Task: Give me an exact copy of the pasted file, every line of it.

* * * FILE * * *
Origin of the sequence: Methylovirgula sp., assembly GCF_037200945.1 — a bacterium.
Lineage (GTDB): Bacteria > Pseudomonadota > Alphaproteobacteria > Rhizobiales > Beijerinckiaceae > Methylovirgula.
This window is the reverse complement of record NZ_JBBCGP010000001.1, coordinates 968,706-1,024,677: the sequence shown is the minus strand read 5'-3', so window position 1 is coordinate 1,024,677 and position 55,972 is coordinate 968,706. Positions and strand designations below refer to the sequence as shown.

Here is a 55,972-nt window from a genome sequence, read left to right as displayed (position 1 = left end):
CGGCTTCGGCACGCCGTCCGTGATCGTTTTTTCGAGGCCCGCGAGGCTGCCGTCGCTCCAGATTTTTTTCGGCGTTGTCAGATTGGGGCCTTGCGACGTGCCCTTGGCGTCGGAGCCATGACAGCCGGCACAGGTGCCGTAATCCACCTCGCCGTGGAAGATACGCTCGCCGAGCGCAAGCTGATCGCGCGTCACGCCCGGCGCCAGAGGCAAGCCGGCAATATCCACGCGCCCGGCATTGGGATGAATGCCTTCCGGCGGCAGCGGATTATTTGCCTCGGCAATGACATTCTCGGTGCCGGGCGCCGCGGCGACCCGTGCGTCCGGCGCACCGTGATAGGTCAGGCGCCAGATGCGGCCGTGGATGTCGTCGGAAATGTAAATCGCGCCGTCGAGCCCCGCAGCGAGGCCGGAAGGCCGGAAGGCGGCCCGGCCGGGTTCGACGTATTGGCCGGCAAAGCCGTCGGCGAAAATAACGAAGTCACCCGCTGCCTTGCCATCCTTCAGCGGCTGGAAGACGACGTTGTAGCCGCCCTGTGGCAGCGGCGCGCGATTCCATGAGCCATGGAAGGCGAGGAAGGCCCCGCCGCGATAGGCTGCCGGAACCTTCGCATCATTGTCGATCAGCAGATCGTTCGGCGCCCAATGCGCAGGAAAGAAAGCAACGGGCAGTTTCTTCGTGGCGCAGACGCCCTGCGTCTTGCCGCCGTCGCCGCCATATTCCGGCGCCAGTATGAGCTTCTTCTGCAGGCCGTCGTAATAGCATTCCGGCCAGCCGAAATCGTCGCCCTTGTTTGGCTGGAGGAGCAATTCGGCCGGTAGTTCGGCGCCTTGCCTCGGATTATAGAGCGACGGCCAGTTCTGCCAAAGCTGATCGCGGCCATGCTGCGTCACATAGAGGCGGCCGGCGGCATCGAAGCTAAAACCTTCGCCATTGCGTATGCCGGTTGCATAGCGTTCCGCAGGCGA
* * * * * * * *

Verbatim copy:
Origin of the sequence: Methylovirgula sp., assembly GCF_037200945.1 — a bacterium.
Lineage (GTDB): Bacteria > Pseudomonadota > Alphaproteobacteria > Rhizobiales > Beijerinckiaceae > Methylovirgula.
This window is the reverse complement of record NZ_JBBCGP010000001.1, coordinates 968,706-1,024,677: the sequence shown is the minus strand read 5'-3', so window position 1 is coordinate 1,024,677 and position 55,972 is coordinate 968,706. Positions and strand designations below refer to the sequence as shown.

Here is a 55,972-nt window from a genome sequence, read left to right as displayed (position 1 = left end):
CGGCTTCGGCACGCCGTCCGTGATCGTTTTTTCGAGGCCCGCGAGGCTGCCGTCGCTCCAGATTTTTTTCGGCGTTGTCAGATTGGGGCCTTGCGACGTGCCCTTGGCGTCGGAGCCATGACAGCCGGCACAGGTGCCGTAATCCACCTCGCCGTGGAAGATACGCTCGCCGAGCGCAAGCTGATCGCGCGTCACGCCCGGCGCCAGAGGCAAGCCGGCAATATCCACGCGCCCGGCATTGGGATGAATGCCTTCCGGCGGCAGCGGATTATTTGCCTCGGCAATGACATTCTCGGTGCCGGGCGCCGCGGCGACCCGTGCGTCCGGCGCACCGTGATAGGTCAGGCGCCAGATGCGGCCGTGGATGTCGTCGGAAATGTAAATCGCGCCGTCGAGCCCCGCAGCGAGGCCGGAAGGCCGGAAGGCGGCCCGGCCGGGTTCGACGTATTGGCCGGCAAAGCCGTCGGCGAAAATAACGAAGTCACCCGCTGCCTTGCCATCCTTCAGCGGCTGGAAGACGACGTTGTAGCCGCCCTGTGGCAGCGGCGCGCGATTCCATGAGCCATGGAAGGCGAGGAAGGCCCCGCCGCGATAGGCTGCCGGAACCTTCGCATCATTGTCGATCAGCAGATCGTTCGGCGCCCAATGCGCAGGAAAGAAAGCAACGGGCAGTTTCTTCGTGGCGCAGACGCCCTGCGTCTTGCCGCCGTCGCCGCCATATTCCGGCGCCAGTATGAGCTTCTTCTGCAGGCCGTCGTAATAGCATTCCGGCCAGCCGAAATCGTCGCCCTTGTTTGGCTGGAGGAGCAATTCGGCCGGTAGTTCGGCGCCTTGCCTCGGATTATAGAGCGACGGCCAGTTCTGCCAAAGCTGATCGCGGCCATGCTGCGTCACATAGAGGCGGCCGGCGGCATCGAAGCTAAAACCTTCGCCATTGCGTATGCCGGTTGCATAGCGTTCCGCAGGCGA